Buchu Leaf Oil
A versatile flavour & fragrance enhancer.
Buchu (Agathosma betulina and crenulata)
Buchu (Agathosma betulina and Agathosma crenulata. Rutaceae) is one of the best-known South African herbs both locally and internationally. The indigenous people first introduced buchu as a medicinal plant to the European settlers at the Cape. The use of the plant subsequently spread to Europe and America where it was initially used as an antiseptic and diuretic.
Buchu betulina (A. betulina) is a fragrant shrub with round leaves (round-leaf buchu) which seldom exceeds a height of 1 metre. The flowers are star like, and white or mauve in colour.
Buchu crenulata (A. crenulata) is an aromatic woody shrub with larger, elongated leaves (long-leaf buchu) which reaches a height of up to 2 metres. The flowers are white or mauve in colour.
Although the essential oil of the two species basically contains similar chemical compounds, the concentration of individual compounds varies considerably.
Buchu is endemic to the mountains of the Western Cape Province, South Africa, ranging from Clanwilliam in the north, to Worcester/Somerset West in the south.
By steam distillation of stems and leaves the oil is produced from cultivated plantations.
DESCRIPTION OF THE OIL
The oil of A. betulina is golden in colour, with a strong-sweetish, mint like odour and a so called catty note. A. crenulata is paler in colour, with a sharper, pulegone note.
MAIN CHEMICAL COMPONENTS
A. betulina: limonene, menthone, isomenthone, diosphenol, mercapto-menthane A. crenulata: limonene, menthone, isomenthone, pulegone and acetylthio-menthane
Buchu betulina is mainly used by the flavour industry to enhance fruit flavours, particularly for enhancing black currant.
Taste: Minty camphoraceous, sweet berry, catty, tropical guava, apricot and peach, green herbal nuances.
Possible Applications: Peach, mint, berry, raspberry, grapefruit, apricot, strawberry, mango, guava, herbal nuances. Possible Applications: Peach, mint, berry, raspberry, grapefruit, apricot, strawberry, mango, guava, herbal nuances.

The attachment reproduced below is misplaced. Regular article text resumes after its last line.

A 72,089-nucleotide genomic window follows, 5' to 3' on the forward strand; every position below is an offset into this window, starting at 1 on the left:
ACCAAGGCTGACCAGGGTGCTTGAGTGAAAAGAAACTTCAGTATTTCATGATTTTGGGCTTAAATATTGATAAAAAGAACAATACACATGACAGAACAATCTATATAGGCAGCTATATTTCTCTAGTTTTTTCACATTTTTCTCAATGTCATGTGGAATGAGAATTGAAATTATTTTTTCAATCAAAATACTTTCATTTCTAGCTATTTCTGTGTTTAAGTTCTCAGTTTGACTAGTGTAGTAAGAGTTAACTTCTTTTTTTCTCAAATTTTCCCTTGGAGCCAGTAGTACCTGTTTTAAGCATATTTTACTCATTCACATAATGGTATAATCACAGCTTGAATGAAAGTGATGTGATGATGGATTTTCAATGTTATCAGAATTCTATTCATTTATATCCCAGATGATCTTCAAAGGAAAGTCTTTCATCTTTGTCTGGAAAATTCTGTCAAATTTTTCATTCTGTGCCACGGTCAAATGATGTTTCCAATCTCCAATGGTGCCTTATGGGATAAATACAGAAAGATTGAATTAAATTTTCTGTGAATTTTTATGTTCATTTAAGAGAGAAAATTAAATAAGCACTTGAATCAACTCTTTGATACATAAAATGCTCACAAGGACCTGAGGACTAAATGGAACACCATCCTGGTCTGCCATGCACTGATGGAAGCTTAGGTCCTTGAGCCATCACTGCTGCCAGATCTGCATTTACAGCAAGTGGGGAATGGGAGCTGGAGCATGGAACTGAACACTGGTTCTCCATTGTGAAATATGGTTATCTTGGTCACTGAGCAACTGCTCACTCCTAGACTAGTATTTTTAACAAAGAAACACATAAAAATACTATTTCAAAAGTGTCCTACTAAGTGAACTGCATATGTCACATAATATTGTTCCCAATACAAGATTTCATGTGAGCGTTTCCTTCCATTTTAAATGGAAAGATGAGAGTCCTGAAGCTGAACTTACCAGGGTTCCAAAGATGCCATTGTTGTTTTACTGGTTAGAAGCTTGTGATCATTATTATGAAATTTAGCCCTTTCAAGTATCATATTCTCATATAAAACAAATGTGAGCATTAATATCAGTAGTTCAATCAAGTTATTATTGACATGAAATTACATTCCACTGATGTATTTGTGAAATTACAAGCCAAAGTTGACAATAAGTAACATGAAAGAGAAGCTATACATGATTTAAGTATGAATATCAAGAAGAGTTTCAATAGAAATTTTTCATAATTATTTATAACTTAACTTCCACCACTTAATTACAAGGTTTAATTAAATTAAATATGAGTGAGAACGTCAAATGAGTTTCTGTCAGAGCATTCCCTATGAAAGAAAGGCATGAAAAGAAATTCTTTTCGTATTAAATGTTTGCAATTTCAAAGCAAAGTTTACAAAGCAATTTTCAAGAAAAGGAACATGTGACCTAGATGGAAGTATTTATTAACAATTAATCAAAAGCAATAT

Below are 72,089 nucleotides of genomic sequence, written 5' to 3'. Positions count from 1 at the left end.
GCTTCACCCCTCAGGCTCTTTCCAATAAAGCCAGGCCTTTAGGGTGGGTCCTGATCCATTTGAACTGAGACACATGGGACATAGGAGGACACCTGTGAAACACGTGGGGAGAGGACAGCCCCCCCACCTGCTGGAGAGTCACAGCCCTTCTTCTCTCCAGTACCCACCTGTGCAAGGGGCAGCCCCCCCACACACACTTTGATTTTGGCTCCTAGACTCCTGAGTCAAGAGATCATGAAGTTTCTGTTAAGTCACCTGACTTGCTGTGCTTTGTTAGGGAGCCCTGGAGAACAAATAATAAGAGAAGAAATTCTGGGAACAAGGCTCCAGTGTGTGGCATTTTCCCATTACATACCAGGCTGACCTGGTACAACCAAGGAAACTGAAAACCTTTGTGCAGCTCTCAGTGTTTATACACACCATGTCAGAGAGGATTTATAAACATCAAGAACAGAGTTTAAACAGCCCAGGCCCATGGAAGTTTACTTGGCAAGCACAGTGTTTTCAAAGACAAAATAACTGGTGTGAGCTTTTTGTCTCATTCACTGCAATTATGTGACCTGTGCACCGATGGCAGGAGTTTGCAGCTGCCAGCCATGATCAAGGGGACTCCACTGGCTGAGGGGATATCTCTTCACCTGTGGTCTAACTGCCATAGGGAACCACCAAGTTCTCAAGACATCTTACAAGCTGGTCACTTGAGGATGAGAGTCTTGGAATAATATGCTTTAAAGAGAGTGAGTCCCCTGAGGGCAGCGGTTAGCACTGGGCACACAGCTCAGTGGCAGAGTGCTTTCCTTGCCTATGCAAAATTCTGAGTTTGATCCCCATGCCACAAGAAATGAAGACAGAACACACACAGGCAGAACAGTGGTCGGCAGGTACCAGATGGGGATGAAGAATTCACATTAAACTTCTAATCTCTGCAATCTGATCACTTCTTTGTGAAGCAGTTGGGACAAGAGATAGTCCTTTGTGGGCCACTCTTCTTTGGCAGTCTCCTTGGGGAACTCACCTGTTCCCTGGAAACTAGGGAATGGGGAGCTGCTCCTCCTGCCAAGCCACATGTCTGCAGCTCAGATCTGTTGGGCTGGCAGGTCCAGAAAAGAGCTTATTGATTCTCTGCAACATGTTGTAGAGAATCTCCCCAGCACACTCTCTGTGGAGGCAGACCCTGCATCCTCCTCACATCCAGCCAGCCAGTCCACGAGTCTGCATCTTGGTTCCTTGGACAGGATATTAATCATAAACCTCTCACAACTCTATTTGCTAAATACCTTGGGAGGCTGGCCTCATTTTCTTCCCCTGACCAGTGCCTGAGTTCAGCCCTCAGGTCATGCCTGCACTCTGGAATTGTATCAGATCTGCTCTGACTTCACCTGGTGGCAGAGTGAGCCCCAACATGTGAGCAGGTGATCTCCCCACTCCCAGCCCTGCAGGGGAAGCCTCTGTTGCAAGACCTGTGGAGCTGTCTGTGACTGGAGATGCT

Buchu crenulata oil is largely used in fragrances for the creation of colognes, and chypre bases, and for fruity notes.
Odour: Sulfurous, green, minty, cooling camphoraceous, sweet, fruity, dirty, berry, musty, catty, with vegetative and fruity nuances of peach and apricot.
Buchu has been categorised as a urinary tract antiseptic and diuretic.
The indigenous Southern African people traditionally used buchu as an infusion for stomach complaints, or powdered and mixed with sheep fat, for anointing their bodies. Buchu leaf is still a widely used household medicine in South Africa, usually as a tea, a brandy tincture (buchu brandy), or as vinegar.
PROPERTIES: Anti-inflammatory, antiseptic, carminative, disinfectant, diuretic, stimulant, tonic.
USES: For arthritis, cellulite, cystitis, diarrhoea, flatulence, kidney infections, nausea, rheumatism, urinary tract infections, wounds.
CONTRA-INDICATIONS: Can cause over stimulation of the kidneys; use with caution. Not recommended for pregnant woman.
BLENDS: Cedarwood, frankincense, ginger, jasmine lavender, lemon, neroli, orange, palmarosa, patchouli, rosewood, sandalwood, ylang-ylang.
Mental and emotional: Buchu is uplifting and stimulating. It clears congested thoughts and brings clarity and focus to a confused mind. Useful in times of fear.
Physical: Buchu is said to have an antiseptic action on the urinary system and is beneficial for treatment of inflammation of the urethra, cystitis and mild prostatitis, as well as other bladder problems. It is a useful diuretic, possibly aiding conditions such as rheumatism and arthritis, helping the body remove excess toxins and fluid. It is used to reduce the inflammation of painful joints, especially sprains (compress).